Report: Alcohol factored in crash that killed local attorney

Charges pending in July collision

Written by
Jona Ison
Gazette Staff Writer
August 14, 2013

CHILLICOTHE — Charges are still pending in a crash that killed a local attorney July 4, but a report released this week alleges the other driver told troopers she had “plenty” to drink before the crash.

Shira B. Seymour, 36, of Bainbridge, remains hospitalized from injuries sustained in the head-on crash on U.S. 50 that killed Anna Rooney, 36, Ross County Prosecutor Matt Schmidt said. The Ohio Highway Patrol reported, at the time of the crash, that it suspected alcohol to be a factor but did not divulge what led troopers to think Seymour might have been drinking that night.

The patrol’s investigative report said that although Seymour sustained several injuries to her face and body, including multiple broken bones, she was conscious and briefly spoke to a trooper after the crash, which occurred just west of Slate Mills. Her Chevrolet Tahoe had overturned and caught fire after colliding with Rooney’s Lincoln Navigator.

The trooper reportedly noticed a strong smell of alcohol on Seymour and asked how much alcohol she had consumed. She responded “plenty,” according to the report. She also reportedly admitted to drinking at a Chillicothe bar and restaurant and remembered nothing from the crash except seeing the lights of another vehicle.

According to the report and attached lab results, Seymour’s blood tested at an alcohol level of 0.190, which is almost twice the legal limit of 0.096 for blood/plasma.

No charges have been filed against Seymour, but Schmidt said prosecutors will be presenting the case to a grand jury for indictment on felony charges.

“The suspect is still hospitalized with some pretty substantial injuries, so we probably won’t proceed (to indictment) right away until she’s recovered some. … We’re continuing to put the case together,” he said.

Rooney’s autopsy and toxicology report is one item pending.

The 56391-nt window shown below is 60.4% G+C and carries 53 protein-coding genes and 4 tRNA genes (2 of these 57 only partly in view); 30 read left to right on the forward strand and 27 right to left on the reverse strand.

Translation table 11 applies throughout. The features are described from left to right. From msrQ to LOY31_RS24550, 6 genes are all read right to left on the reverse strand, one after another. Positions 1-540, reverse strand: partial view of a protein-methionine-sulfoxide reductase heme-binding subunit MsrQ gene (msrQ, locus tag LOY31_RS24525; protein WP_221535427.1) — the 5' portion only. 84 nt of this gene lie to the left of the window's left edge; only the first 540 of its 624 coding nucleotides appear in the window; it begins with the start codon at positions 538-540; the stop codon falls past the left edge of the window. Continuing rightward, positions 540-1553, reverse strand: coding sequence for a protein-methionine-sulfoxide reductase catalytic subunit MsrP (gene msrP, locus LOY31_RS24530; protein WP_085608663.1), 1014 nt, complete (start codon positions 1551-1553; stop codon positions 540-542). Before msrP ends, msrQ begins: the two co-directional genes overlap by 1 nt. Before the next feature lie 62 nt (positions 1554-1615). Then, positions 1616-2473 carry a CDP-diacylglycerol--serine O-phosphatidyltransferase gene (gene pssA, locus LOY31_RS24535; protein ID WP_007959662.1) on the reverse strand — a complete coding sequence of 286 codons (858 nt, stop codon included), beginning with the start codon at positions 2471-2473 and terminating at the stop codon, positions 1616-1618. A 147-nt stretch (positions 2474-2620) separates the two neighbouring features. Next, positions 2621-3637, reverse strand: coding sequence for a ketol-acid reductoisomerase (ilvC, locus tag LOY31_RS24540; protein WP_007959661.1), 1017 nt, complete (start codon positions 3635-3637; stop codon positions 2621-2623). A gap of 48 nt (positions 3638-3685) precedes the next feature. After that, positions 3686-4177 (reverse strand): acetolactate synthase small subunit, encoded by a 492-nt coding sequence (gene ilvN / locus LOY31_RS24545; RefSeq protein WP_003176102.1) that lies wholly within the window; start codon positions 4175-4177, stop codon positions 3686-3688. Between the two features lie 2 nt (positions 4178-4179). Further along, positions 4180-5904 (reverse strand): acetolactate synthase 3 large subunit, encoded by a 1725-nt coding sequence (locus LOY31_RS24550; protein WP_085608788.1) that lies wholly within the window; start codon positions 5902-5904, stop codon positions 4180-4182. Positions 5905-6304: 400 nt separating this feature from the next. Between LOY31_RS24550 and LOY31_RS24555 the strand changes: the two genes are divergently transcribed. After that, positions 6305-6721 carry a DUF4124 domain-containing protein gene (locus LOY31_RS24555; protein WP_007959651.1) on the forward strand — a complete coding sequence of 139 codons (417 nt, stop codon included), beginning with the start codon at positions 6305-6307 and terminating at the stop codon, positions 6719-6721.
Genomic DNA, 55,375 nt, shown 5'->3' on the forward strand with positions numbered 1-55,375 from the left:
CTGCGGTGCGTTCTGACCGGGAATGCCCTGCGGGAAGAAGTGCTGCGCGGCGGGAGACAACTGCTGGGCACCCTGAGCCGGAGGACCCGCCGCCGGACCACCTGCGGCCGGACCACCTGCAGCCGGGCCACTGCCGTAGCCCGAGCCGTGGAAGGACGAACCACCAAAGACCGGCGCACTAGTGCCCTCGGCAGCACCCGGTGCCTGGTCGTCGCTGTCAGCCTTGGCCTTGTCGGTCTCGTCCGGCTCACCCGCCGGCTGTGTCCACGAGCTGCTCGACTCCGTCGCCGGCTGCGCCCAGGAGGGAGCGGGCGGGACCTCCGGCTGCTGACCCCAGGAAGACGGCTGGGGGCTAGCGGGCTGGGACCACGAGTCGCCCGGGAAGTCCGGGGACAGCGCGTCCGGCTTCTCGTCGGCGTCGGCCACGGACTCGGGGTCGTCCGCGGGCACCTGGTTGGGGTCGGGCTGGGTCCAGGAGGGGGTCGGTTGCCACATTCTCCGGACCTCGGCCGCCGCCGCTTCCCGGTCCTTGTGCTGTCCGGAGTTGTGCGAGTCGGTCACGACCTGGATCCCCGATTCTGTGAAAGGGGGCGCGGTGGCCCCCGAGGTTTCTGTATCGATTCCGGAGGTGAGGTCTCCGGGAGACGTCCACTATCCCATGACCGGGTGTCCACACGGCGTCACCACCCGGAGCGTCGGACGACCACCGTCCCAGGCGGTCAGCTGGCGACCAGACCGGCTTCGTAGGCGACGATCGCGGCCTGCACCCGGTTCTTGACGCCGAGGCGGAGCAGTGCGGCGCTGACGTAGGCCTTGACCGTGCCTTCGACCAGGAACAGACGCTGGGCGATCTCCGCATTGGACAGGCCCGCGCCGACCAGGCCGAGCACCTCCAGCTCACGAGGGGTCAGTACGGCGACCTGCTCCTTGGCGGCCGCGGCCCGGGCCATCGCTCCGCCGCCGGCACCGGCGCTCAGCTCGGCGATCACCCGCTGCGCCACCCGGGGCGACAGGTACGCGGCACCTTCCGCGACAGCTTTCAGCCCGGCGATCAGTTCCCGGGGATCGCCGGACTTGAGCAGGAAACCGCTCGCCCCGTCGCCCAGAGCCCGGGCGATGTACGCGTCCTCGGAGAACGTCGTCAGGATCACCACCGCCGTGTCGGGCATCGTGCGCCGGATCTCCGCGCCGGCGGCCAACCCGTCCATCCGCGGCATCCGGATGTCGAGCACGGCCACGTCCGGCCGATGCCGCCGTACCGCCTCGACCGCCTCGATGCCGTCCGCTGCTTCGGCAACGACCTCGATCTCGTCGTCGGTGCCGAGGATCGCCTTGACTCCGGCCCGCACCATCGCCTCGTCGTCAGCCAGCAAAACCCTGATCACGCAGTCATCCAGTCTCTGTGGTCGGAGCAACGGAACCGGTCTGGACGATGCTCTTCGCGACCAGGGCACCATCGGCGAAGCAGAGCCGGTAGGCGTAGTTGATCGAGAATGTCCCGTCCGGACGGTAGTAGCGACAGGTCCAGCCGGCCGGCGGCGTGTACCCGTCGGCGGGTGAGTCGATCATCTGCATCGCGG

According to the report, Rooney was trapped and unconscious in her Lincoln and was finally freed from the vehicle about 90 minutes after rescue crews arrived. Both women were taken to Wexner Medical Center at Ohio State University, and Rooney died at 1:26 a.m. July 5, about four hours after the crash.

Schmidt said his office has asked for additional information, including a drug screening of Seymour’s blood. According to the alcohol analysis report from the patrol’s lab, it screens for drugs only if the alcohol results come back with blood alcohol levels less than 0.170 unless it is otherwise requested to screen for drugs.

Online court records show Seymour does not have a felony record, but she has had at least three misdemeanor charges of operating a vehicle impaired filed against her that were reduced in Chillicothe Municipal Court.

In 2008, Seymour pleaded guilty to physical control, which was reduced from an operating a vehicle impaired, and she had two OVI cases — one involving marijuana metabolites — that were dismissed in 2012 after she pleaded guilty to failure to control. She also had a 2011 hit-skip charge that was dismissed after she pleaded to failure to yield.

Seymour’s Bureau of Motor Vehicles driving history shows she had an OVI conviction out of Athens Municipal Court in 1997. The report also indicates she’s had her license suspended three times — from Jan. 4, 1997, to Jan. 24, 1997, which was modified to March 27, 1997, and March 12, 2008, to March 12, 2009, both of which were considered an administrative license suspension. The most recent suspension was an overlapping non-compliance and financial responsibility suspension from July 18, 2008, to July 18, 2011.

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